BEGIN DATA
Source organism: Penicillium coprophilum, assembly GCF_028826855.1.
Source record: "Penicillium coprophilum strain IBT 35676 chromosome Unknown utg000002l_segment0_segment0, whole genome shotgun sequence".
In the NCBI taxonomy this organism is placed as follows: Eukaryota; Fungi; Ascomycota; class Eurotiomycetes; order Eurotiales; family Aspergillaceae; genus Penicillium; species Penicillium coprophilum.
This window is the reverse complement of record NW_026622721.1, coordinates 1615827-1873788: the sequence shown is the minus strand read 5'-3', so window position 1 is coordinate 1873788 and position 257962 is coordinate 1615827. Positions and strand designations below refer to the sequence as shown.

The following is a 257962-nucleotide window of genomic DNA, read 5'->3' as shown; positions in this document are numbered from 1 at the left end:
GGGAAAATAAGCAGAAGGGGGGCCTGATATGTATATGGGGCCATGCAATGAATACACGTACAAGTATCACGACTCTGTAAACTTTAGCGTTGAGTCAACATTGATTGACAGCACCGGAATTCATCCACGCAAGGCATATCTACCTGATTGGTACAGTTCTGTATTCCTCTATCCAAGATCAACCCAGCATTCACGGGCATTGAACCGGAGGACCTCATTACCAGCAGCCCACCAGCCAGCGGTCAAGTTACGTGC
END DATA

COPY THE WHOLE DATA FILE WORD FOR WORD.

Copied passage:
Source organism: Penicillium coprophilum, assembly GCF_028826855.1.
Source record: "Penicillium coprophilum strain IBT 35676 chromosome Unknown utg000002l_segment0_segment0, whole genome shotgun sequence".
In the NCBI taxonomy this organism is placed as follows: Eukaryota; Fungi; Ascomycota; class Eurotiomycetes; order Eurotiales; family Aspergillaceae; genus Penicillium; species Penicillium coprophilum.
This window is the reverse complement of record NW_026622721.1, coordinates 1615827-1873788: the sequence shown is the minus strand read 5'-3', so window position 1 is coordinate 1873788 and position 257962 is coordinate 1615827. Positions and strand designations below refer to the sequence as shown.

The following is a 257962-nucleotide window of genomic DNA, read 5'->3' as shown; positions in this document are numbered from 1 at the left end:
GGGAAAATAAGCAGAAGGGGGGCCTGATATGTATATGGGGCCATGCAATGAATACACGTACAAGTATCACGACTCTGTAAACTTTAGCGTTGAGTCAACATTGATTGACAGCACCGGAATTCATCCACGCAAGGCATATCTACCTGATTGGTACAGTTCTGTATTCCTCTATCCAAGATCAACCCAGCATTCACGGGCATTGAACCGGAGGACCTCATTACCAGCAGCCCACCAGCCAGCGGTCAAGTTACGTGC